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17.04.2007 General News

Nuclear nervousness or nuclear confusion?

By Nana Kwaku AGYEMAN

The reported approval of cabinet for the use of Nuclear Power to produce electricity in the wake of the country's energy crisis is generating some controversy following revelations that President Kufuor is personally against anything nuclear.

While sources at the Information ministry have confirmed the cabinet's meeting with the Ghana Atomic Energy Commission (GAEC) in pursuance of the nuclear power policy, statements attributed to President Kufuor suggests serious disagreements at the level of cabinet on the way forward.

Speaking to some potential British investors and journalists during his recent visit to London, President Kufuor according to a voice recording secured by CitiFM in Accra stated his fears and discomfort with anything nuclear.

“…for some of us, at the mere mention of the word nuclear, we become nervous and are tempted to resist him…” in apparent reference to the work of a Professor Adzei Beloe-led committee in that direction.

Professor Bekoe (Council of State Chairman) had been mandated by the president to look into the possibilities of nuclear energy and according to a BBC report over the weekend, details of the committee's work and conclusions will be announced tomorrow Tuesday April 17.

But the president's London comments and information gathered from senior government officials suggests that the president may likely reject any plans for nuclear power, a move that could most likely result in another policy disaster for the government.

The release of cabinet's interest and near support for nuclear power brought some glimmer of hope to some sections of the populace and senior nuclear scientists in Ghana. But the revelation of the President's personal views occasioned possibly by the worldwide campaign by some groups is likely to affect any long term intentions of government to pursue nuclear power for electricity generation.

The celebrated Ghanaian Nuclear Scientist and former head of the GAEC, Professor Francis Allotey who is also a former governor of the International Atomic Energy Agency (IAEA) has however allayed the fears of the president. In an interview with the BBC on Saturday, the long time advocate of nuclear power for energy generation said the international community cannot be afraid of Ghana using nuclear energy to generate electricity.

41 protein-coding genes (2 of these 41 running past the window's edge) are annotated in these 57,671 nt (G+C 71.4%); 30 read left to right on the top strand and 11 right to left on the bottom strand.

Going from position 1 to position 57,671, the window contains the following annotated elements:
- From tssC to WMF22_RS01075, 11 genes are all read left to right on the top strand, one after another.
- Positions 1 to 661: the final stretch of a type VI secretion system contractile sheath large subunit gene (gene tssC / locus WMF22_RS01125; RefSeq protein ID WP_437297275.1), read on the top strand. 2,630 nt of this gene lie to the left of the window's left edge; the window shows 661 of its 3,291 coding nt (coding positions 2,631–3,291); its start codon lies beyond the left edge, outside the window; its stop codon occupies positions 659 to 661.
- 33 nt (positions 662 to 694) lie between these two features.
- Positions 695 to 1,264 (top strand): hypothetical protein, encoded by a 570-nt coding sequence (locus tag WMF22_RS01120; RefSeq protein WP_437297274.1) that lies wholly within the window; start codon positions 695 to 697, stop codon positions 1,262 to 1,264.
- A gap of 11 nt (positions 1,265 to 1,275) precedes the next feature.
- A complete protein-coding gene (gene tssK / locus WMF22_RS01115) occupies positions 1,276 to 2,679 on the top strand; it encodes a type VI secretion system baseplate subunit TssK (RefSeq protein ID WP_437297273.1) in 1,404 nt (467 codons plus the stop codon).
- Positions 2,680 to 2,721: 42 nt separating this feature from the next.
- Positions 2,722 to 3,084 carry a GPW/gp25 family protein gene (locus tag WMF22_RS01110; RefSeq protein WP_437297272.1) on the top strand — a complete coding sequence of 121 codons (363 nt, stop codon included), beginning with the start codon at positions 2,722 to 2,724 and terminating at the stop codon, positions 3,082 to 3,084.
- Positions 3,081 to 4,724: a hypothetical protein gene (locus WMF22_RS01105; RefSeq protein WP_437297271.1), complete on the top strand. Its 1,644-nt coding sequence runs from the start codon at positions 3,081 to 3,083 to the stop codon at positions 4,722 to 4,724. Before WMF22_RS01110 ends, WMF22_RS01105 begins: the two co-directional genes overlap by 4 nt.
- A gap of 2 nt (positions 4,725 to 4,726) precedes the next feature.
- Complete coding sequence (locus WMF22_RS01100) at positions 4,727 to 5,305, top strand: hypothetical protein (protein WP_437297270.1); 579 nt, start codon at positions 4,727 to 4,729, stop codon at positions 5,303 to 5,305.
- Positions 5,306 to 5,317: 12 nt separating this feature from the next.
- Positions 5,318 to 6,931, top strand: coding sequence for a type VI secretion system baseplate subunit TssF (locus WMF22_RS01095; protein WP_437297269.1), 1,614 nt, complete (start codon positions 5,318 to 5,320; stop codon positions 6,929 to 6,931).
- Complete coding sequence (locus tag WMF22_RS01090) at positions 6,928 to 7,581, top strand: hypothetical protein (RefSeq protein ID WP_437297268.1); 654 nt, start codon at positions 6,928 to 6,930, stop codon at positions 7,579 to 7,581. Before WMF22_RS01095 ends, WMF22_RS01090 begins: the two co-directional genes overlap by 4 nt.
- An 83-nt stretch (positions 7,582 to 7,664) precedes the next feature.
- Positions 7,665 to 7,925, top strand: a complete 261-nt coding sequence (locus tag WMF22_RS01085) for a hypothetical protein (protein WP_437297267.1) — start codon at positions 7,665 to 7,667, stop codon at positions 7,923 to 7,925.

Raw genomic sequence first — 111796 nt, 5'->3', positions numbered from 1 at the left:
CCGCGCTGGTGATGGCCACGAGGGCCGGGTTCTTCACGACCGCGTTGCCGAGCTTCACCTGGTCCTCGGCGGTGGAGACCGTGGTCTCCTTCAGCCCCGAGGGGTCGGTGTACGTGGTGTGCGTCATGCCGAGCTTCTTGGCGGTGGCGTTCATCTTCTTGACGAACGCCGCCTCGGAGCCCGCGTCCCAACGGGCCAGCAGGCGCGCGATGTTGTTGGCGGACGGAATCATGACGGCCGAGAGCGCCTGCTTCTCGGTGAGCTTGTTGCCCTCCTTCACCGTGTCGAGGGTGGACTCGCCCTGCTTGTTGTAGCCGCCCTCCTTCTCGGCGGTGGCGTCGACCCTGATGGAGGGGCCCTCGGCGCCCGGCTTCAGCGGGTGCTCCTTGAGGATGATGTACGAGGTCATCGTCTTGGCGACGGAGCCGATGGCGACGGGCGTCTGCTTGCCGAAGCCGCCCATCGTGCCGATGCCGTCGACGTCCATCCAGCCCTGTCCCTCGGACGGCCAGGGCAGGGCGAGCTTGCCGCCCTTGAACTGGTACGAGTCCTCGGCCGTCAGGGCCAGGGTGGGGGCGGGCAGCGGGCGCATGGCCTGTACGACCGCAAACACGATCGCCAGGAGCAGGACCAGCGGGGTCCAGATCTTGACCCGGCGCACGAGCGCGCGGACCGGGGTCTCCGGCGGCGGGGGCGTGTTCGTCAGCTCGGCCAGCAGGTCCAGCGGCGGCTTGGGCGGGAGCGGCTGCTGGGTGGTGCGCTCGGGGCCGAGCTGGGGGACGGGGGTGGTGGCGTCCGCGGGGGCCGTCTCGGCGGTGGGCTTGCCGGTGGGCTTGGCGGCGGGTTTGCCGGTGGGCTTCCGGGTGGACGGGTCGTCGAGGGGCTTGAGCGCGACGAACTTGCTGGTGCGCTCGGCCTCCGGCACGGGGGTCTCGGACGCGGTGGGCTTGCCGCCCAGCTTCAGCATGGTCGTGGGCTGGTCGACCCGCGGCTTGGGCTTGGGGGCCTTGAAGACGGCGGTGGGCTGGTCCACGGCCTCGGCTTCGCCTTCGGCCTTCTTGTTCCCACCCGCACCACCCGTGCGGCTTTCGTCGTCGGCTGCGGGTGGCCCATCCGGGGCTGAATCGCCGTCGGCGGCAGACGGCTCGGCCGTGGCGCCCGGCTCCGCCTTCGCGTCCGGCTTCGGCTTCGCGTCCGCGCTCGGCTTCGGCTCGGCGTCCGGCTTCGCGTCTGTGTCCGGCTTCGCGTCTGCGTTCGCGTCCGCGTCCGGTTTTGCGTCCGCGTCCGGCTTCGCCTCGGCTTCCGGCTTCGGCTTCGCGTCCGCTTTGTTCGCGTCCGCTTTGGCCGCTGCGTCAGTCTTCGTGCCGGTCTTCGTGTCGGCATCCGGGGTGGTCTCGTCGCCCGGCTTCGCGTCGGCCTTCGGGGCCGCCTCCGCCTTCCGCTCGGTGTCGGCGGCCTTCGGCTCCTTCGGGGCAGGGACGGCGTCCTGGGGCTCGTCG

Insisting that solar and wind energy though reliable alternatives, cannot provide power for industrial purposes, Professor Allotey said France generates 80 percent of its energy from nuclear with Switzerland generating about 40 percent. South Africa is also making headway in nuclear power.

He advised government to quickly begin the process of establishing nuclear power reactors for energy generation as a long term solution to Ghana's energy problems, adding that for Ghana to become competitive in industrial development, nuclear power must be adopted.

As Ghana's energy crisis continue to seriously affect industrial and domestic lives, with several job losses and increase in criminal activities, many Ghanaians are desperately looking up to government for cheaper but reliable energy alternatives.

Government has so far imported several thermal based generators into the country as a short term measure to deal with the precarious energy situation. Reports on JoyFM suggests that the 38 thermal based generators at the Tema Port which came on stream last week is costing the state close to three billion cedis every day to produce only 50-megawatts of electricity, a figure way below the current national energy demand of over 500-megawatts for the intensity of the blackouts to be reduced.

Meanwhile, conservationists and environmentalists have been warning of severe consequences for the country and its citizens, should the plans for nuclear power get underway.

Project Coordinator of the Green Earth Organization Barletey Gormey says Ghana cannot manage the radioactive waste to be generated by nuclear reactors and cautioned government to rather embark on the pursuit of renewable energy.

Their fears might be in conformity with the President, but will that sway government from going nuclear?

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